Wednesday, June 27, 2012
Watching an Aaron Sorkin show is like having a waiter tell you with a straight face there are no bathrooms at this restaurant before finally curling into a smile. Yep, you got me, now can I go pee? The Newsroom represents a fantasy, how a news organization could operate under an ideal confluence of contacts, research, and trust. But after that opening tirade, where Jeff Daniels’ Will McAvoy bellows about how America isn’t the greatest country in the world anymore but it could be, it’s hard not to think of The Newsroom as prescriptive. And I can’t think of many people mistaken for intelligent that I’d less like to hear fix America than Aaron Sorkin.
I’ve never liked Sorkin’s television, not even Sports Night. For starters, it galls me that such an obvious conduit of received middlebrow wisdom can package his half-considered, common-sense, moderate-liberalism in office politics and be taken seriously. Battlestar Galactica and Arrested Development deal more seriously and more entertainingly with American politics than anything I’ve seen on The West Wing, and somehow these genre shows do it without the smug lecture. Every day people point me toward thoughtful, exciting editorials, but Sorkin’s still playing with talking points anyone with a brain has already confronted. America isn’t the only country with freedom? Public arts funding seems wasteful? Tell us more, o wise one.
Even taken as an ideal workplace visionary, Sorkin worships power like a puppy dog does his master. Just look at the markers of his banter: straight-faced repetition, people correcting each other, haggling over semantics, refusing to play along, one-upmanship. It’s an entire system of humor predicated on superiority. There is no give, no cooperation, the better to freight that final act pat on the shoulder with meaning. Everyone is as withholding as hero Will McAvoy—whose arrogance is treated as a funny quirk rather than a serious flaw—when they’re mired in Sorkinese. This isn’t the communal spirit of “Yes And” but the individualistic “No Period.” Jesse Eisenberg's Mark Zuckerberg is a tragic hero (who, speaking of Capra, winds up the opposite of George Bailey), but all his jokes are about being the smartest guy in the room. Sorkin eats that up, can't get enough of assholes comparing measurements. The walk-and-talk is all about power. One person has something so urgent and important that he can’t be bothered to stop and listen, so the other person tags along. They don't have to look at each other. If they stop, it’s only because the leader decides to. It's the directorial version of a power tie. Aaron Sorkin learned the wrong lesson from 30 Rock. Jack Donaghy is a cartoon, not a role model.
Essentially, Sorkin’s great society lacks humility. Here are some of the things that impress Sorkin in the premiere of The Newsroom: power, name-dropping, IQ, awards, pedantic displays of knowledge, literary quotes. Give it a week and we’ll probably bump up against Sorkin’s favorite pastime, discussing SAT scores, not that Sorkin understands his holy text. Josh Lyman talks about a “760 SAT word” and Matt Albie wrote a line about legacy being “a 480 SAT word.” That’s not remotely how it works—you don’t get a fifth of the way to a perfect score by knowing what “legacy” means—but I guess it sounds good. And people say "pretentious" has lost its meaning. Sorkin is impressed by these institutional markers of power and has no idea how empty they are, like an old-money kid jockeying for position at prep school. He still thinks it’s cool to be the scion of Margaret Thatcher’s ambassador, that it’s some kind of cred to be related to a statesman, and not just any statesman, but one with some kind of influence during the Reagan-Thatcher era. This is the guy paving the road ahead?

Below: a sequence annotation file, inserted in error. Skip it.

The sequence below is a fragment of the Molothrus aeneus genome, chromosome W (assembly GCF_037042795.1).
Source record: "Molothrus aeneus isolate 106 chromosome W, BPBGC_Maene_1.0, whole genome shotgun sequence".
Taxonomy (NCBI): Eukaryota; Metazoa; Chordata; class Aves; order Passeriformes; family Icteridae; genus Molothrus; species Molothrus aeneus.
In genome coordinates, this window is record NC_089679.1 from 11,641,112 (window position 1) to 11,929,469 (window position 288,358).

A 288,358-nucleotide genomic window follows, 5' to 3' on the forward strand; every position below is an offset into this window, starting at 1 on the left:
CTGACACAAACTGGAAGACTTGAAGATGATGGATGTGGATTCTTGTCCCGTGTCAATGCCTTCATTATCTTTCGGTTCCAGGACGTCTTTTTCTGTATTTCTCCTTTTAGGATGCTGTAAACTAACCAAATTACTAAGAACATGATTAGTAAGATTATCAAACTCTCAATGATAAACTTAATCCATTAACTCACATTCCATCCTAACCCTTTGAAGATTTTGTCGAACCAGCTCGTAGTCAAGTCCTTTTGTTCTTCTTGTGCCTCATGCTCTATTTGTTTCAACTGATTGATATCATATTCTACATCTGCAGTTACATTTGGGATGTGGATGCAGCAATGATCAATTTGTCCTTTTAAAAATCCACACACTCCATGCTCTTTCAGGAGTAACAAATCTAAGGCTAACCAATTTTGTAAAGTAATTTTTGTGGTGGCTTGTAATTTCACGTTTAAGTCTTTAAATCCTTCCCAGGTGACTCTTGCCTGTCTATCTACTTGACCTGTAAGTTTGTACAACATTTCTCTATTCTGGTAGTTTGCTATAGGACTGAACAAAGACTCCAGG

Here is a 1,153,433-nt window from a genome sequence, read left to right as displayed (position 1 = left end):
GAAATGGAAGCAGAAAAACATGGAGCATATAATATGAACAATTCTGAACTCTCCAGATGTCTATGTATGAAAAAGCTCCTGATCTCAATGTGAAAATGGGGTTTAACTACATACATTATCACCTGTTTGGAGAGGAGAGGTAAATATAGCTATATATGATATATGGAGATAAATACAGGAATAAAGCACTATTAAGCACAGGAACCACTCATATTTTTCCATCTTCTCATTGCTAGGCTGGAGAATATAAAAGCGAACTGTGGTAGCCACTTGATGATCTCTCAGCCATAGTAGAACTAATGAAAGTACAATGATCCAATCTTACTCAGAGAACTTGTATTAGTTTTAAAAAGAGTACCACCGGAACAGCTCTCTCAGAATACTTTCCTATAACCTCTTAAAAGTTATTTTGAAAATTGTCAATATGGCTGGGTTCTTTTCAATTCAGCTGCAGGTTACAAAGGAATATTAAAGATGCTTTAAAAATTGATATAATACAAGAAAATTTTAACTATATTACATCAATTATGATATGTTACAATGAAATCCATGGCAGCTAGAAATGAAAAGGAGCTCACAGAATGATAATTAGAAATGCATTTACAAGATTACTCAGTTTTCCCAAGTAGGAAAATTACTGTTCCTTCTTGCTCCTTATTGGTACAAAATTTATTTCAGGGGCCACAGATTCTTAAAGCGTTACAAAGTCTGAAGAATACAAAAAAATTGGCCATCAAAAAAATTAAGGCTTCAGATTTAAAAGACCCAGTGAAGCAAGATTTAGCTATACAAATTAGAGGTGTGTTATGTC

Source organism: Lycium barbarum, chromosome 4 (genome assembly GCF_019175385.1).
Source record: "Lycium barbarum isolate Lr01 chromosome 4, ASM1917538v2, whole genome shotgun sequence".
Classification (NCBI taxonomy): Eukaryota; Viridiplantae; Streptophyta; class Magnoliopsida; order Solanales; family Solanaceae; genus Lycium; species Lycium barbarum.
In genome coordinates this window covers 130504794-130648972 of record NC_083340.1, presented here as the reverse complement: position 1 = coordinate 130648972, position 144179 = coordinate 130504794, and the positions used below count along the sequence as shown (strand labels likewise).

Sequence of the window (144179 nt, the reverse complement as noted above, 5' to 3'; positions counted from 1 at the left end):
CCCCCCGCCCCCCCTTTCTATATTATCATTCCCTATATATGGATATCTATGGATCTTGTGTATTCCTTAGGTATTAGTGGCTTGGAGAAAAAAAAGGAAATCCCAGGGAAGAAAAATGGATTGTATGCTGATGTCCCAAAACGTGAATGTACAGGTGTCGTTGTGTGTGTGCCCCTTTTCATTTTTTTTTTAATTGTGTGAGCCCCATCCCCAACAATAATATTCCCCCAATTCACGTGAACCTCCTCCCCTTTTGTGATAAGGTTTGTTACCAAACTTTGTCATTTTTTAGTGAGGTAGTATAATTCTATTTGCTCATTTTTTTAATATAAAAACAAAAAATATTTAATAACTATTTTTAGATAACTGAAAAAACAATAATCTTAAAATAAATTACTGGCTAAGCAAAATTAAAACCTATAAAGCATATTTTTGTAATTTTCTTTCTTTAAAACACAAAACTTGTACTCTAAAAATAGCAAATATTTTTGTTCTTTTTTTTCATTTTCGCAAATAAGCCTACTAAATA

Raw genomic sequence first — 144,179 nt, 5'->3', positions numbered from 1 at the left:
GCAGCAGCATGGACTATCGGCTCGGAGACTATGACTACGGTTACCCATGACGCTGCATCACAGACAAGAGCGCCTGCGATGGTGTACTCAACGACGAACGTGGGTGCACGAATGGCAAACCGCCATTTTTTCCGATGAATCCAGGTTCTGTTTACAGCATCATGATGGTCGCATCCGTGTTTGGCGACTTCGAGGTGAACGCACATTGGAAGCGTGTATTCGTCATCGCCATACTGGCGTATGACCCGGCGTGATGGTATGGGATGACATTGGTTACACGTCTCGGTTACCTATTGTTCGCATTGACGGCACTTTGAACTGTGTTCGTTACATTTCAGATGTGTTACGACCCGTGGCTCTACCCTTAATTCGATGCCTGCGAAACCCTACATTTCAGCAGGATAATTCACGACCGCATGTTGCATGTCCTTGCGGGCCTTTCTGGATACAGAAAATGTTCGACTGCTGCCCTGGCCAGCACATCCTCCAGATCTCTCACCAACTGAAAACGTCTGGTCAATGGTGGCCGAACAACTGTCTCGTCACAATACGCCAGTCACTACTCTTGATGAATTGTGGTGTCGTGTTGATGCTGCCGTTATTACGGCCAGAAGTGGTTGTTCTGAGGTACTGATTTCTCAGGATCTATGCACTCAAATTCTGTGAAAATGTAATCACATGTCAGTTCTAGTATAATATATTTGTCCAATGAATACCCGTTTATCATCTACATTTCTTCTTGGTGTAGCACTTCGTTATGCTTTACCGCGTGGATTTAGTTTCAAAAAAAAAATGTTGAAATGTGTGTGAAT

Of course not. Sorkin as much as says the way forward is backward—can you imagine what David Simon would make of such a phrase?—back to a time when “we acted like men” and “we didn’t scare so easy.” Where’s John Stossel when you need him? This is what I mean about Sorkin’s superficiality. That historical romanticism is a conservative meme that comes with its own pre-packaged liberal counterattacks. Yep, it was right neighborly to segregate water fountains. I thought we had all moved past this. Next week, some Sorkin creation will declaim about the sanctity of marriage, and another will parry with facts about interracial marriage laws. These are such old conversations that I’m boring myself. It's true that The Newsroom aspires to populism—notwithstanding its location on a pay-cable network—but if you really want to speak truth to stupid, why settle for rebutting your aunt's forwarded e-mails? Let’s not even get into Will McAvoy’s chivalry (“I want you to not use that language in front of women”), another uncomplicated, folksy ideal of a time gone by, back when you could call an Indian kid "Punjab" in good fun. Why can’t Sorkin just join an Elks lodge and leave us out of it?
There’s this lovely ad hominem meme that Sorkin “haters” criticize out of deflection, that his sanctimony is all the more bristling to the sanctimonious, just like Michael Moore. Frankly, I would love Sorkin’s sanctimony if he had anything interesting to say. The 20 minutes of intense newsroom drama, from around the time producer Jim (John Gallagher, Jr.) takes his intel to Will to the end of the newscast, are an exciting fantasy. It's easily enough to keep me watching, even if Greg Mottola and Thomas Newman set the precedent for a style as worshipful of powerful men as Sorkin’s writing. Speaking of which, I don’t think Sorkin’s so obtuse he doesn’t realize Jim is a tacit counterpoint to Will’s “Worst. Generation. Ever.” speech. I also don’t think it’s a coincidence that Jim saves the day through the kind of old-fashioned work that would appeal to men like Will McAvoy and Aaron Sorkin. I guess he's one of the good ones.
Posted by Brandon Nowalk at 3:34 AM